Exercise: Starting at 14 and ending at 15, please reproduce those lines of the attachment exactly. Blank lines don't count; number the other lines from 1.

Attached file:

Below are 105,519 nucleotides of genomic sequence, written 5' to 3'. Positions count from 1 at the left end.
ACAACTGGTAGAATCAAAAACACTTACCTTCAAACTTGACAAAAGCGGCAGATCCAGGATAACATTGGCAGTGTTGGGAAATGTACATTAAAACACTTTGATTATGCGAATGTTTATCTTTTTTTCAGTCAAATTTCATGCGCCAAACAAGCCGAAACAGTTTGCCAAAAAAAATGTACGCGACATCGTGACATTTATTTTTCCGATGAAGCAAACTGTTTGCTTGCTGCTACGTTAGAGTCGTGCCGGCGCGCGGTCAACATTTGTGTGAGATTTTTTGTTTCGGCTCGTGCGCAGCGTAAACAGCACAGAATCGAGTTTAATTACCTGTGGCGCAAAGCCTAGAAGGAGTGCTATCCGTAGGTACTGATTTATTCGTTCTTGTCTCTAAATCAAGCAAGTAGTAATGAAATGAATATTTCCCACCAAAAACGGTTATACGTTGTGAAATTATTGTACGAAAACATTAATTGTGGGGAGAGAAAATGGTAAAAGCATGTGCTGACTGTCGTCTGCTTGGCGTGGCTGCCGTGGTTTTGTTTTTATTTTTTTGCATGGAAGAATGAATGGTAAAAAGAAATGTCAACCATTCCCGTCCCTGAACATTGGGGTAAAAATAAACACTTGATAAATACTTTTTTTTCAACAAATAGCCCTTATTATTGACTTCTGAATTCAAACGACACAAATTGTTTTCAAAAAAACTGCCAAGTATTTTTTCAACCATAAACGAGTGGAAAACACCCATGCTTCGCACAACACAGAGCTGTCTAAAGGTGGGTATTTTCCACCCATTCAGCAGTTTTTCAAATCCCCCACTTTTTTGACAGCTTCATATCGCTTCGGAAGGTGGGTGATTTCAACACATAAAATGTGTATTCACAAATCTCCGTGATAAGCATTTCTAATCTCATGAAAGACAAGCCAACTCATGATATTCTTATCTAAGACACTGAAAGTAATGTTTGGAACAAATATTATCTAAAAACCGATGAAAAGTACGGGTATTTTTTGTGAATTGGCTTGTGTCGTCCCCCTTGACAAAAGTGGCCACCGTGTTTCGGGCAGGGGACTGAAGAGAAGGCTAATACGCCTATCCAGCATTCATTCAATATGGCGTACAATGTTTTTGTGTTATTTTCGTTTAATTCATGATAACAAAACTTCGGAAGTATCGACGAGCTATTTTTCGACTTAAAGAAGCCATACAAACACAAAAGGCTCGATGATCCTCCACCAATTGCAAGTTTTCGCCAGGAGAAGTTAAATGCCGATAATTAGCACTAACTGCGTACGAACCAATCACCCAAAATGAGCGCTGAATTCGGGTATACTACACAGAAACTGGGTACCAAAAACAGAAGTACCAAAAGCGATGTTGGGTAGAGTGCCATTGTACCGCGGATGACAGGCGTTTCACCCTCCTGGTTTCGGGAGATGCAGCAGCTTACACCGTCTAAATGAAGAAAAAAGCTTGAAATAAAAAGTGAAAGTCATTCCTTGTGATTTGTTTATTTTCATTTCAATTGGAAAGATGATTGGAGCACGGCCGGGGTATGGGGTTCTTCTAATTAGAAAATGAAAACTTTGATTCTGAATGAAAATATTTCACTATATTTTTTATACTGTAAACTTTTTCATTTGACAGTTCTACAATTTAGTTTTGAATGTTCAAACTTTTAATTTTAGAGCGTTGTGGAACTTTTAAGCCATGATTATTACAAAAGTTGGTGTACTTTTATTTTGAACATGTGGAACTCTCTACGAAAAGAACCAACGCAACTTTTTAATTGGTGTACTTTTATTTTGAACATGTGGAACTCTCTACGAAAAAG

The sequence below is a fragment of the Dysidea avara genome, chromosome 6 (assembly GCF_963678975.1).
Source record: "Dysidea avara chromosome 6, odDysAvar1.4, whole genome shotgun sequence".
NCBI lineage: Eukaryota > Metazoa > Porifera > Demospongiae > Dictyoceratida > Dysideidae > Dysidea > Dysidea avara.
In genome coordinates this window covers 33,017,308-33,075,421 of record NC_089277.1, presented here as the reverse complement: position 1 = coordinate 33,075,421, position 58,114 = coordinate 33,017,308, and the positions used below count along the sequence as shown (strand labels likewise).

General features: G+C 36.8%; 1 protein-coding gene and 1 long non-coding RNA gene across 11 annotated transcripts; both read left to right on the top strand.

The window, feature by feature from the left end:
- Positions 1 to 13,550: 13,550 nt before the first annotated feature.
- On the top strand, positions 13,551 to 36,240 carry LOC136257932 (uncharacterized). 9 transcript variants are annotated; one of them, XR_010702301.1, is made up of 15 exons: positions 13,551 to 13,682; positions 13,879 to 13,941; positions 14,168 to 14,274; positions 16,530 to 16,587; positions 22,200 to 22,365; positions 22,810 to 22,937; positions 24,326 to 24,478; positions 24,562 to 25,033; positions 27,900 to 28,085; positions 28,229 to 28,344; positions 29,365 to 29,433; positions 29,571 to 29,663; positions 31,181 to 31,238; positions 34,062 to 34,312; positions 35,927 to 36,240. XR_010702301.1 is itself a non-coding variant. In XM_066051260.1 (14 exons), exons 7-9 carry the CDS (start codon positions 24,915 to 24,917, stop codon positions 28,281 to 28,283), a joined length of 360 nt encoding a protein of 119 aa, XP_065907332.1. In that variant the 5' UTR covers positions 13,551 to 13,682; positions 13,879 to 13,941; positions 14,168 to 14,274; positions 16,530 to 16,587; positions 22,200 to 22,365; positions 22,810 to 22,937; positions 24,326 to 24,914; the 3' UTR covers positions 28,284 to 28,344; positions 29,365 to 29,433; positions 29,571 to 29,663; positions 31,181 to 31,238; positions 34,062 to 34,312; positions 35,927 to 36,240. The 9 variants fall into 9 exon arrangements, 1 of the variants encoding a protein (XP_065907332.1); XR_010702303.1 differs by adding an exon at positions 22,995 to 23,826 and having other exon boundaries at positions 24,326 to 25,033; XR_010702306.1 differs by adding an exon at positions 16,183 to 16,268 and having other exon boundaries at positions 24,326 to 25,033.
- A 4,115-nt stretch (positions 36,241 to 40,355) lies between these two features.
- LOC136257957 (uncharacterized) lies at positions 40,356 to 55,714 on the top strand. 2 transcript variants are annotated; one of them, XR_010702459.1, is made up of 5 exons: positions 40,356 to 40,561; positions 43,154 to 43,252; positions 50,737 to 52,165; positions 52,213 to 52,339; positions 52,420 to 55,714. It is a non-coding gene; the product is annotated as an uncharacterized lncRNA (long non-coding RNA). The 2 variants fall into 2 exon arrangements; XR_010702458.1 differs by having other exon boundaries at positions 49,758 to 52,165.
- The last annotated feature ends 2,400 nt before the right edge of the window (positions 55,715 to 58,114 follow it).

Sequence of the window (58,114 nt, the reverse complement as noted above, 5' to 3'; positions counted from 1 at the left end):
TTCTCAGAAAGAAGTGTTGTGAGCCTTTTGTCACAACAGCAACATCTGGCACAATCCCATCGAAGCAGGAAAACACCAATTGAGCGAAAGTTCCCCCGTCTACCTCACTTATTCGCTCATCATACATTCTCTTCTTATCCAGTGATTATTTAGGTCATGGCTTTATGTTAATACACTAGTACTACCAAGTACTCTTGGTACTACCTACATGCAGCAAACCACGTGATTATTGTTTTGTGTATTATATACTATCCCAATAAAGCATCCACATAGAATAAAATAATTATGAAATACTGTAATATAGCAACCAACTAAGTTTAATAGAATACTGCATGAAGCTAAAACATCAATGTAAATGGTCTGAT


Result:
Sequence of the window (58,114 nt, the reverse complement as noted above, 5' to 3'; positions counted from 1 at the left end):
TTCTCAGAAAGAAGTGTTGTGAGCCTTTTGTCACAACAGCAACATCTGGCACAATCCCATCGAAGCAGGAAAACACCAATTGAGCGAAAGTTCCCCCGTCTACCTCACTTATTCGCTCATCATACATTCTCTTCTTATCCAGTGATTATTTAGGTCATGGCTTTATGTTAATACACTAGTACTACCAAGTACTCTTGGTACTACCTACATGCAGCAAACCACGTGATTATTGTTTTGTGTATTATATACTATCCCAATAAAGCATCCACATAGAATAAAATAATTATGAAATACTGTAATATAGCAACCAACTAAGTTTAATAGAATACTGCATGAAGCTAAAACATCAATGTAAATGGTCTGAT